}
        }
        /// <summary>
        /// Returns a random shade of the color
        /// </summary>
        /// <param name="source">Base color for the returned shade</param>
        /// <returns></returns>
        public static Color GetRandomShade(this Color source)
        {
            return (generateColor(source, true, new HSB { H = 0, S = 1, B = 0 }, new HSB { H = 360, S = 1, B = 255 }));
        }
        /// <summary>
        /// Returns a random color within a brightness boundry
        /// </summary>
        /// <param name="source">Base color for the returned shade</param>
        /// <param name="minBrightness">A valued from 0.0 to 1.0, 0 is brightest and 1 is lightest</param>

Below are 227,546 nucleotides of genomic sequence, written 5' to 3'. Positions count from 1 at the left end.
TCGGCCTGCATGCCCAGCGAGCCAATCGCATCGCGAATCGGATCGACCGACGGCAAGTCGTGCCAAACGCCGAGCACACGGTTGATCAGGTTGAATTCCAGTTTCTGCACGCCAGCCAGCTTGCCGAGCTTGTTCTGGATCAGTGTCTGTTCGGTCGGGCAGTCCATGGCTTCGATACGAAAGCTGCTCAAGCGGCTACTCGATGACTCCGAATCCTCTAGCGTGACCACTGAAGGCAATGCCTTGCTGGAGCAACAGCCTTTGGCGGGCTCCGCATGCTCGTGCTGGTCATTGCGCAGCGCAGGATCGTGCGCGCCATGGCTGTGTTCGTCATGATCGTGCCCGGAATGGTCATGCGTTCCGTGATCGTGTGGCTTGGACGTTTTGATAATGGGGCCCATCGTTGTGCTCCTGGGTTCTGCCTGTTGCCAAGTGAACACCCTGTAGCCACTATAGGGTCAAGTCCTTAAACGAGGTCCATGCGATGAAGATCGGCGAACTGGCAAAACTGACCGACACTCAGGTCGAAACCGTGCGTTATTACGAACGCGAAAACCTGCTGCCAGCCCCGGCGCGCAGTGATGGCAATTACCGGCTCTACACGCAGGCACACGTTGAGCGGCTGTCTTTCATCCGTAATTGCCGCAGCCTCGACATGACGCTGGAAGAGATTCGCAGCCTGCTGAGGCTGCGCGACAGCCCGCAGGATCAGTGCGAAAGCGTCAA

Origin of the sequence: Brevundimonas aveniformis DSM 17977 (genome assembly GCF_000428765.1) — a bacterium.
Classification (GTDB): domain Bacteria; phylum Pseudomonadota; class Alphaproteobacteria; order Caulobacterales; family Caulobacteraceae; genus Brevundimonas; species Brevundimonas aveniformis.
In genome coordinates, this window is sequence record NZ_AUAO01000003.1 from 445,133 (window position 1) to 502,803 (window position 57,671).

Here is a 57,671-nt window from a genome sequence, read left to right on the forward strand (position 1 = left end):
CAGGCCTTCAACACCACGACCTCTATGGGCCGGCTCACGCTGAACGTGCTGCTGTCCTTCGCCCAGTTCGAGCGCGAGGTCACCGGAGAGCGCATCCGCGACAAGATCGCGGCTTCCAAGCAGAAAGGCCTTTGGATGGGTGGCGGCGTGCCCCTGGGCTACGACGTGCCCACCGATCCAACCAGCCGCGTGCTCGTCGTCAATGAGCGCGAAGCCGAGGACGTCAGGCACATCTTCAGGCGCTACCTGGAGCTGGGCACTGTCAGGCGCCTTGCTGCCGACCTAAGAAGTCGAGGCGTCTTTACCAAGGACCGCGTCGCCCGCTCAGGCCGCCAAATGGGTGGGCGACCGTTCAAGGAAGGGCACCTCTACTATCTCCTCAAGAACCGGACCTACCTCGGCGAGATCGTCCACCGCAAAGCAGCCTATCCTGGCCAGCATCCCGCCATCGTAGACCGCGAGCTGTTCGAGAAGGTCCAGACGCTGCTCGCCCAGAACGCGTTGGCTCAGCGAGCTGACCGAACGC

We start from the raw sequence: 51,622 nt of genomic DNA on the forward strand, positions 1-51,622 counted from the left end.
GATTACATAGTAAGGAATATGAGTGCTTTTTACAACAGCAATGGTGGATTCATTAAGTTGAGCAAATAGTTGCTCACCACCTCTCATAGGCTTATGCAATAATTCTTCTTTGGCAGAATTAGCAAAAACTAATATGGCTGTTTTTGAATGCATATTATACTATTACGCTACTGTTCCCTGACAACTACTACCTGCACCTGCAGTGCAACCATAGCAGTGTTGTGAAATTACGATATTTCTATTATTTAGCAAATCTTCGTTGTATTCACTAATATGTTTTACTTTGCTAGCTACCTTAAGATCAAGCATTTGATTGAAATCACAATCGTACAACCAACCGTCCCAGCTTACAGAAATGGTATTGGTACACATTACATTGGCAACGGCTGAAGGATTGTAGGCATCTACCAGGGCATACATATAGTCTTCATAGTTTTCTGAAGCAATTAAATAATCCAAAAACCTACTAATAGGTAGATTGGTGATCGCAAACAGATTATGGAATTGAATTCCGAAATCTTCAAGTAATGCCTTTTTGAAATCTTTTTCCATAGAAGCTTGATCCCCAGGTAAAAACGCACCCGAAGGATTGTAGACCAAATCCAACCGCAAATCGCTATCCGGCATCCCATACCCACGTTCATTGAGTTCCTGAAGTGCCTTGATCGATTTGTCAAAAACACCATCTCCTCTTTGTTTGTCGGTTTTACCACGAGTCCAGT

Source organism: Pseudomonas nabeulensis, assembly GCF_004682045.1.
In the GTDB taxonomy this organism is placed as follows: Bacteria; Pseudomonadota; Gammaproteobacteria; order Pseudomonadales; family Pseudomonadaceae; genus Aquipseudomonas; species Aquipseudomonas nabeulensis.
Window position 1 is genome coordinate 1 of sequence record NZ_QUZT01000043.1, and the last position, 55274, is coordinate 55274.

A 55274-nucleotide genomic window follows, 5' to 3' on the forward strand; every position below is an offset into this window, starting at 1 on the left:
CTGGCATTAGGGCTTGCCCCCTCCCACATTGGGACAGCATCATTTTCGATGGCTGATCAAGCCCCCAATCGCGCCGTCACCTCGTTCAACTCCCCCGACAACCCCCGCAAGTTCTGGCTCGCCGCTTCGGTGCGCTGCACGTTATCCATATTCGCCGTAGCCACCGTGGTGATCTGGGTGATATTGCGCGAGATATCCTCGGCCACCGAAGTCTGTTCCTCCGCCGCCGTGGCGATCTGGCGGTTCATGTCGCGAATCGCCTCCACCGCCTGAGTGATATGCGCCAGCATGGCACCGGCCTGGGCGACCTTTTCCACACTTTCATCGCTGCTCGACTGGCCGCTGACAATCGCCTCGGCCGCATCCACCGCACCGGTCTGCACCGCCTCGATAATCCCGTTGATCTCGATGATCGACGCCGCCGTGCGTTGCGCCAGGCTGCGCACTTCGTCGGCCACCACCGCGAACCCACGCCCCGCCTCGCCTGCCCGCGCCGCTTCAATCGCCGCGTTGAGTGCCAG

/// <param name="minBrightness">A valued from 0.0 to 1.0</param>
        /// <returns></returns>
        public static Color GetRandomShade(this Color source, double minBrightness, double maxBrightness)
        {
            if (minBrightness >= 0 && maxBrightness <= 1)
            {
            return (generateColor(source, true, new HSB { H = 0, S = 1 * minBrightness, B = 255 }, new HSB { H = 360, S = 1 * maxBrightness, B = 255 }));
            }
            else
            {
                throw new ArgumentOutOfRangeException();
            }
        }
        /// <summary>
        /// Process parameters and returns a color
        /// </summary>
        /// <param name="source">Color source</param>
        /// <param name="isaShadeOfSource">Should source be used to generate the new color</param>
        /// <param name="min">Minimum range for HSB</param>
        /// <param name="max">Maximum range for HSB</param>
        /// <returns></returns>
        private static Color generateColor(Color source, bool isaShadeOfSource, HSB min, HSB max)
        {
            HSB hsbValues = ConvertToHSB(new RGB { R = source.R, G = source.G, B = source.B });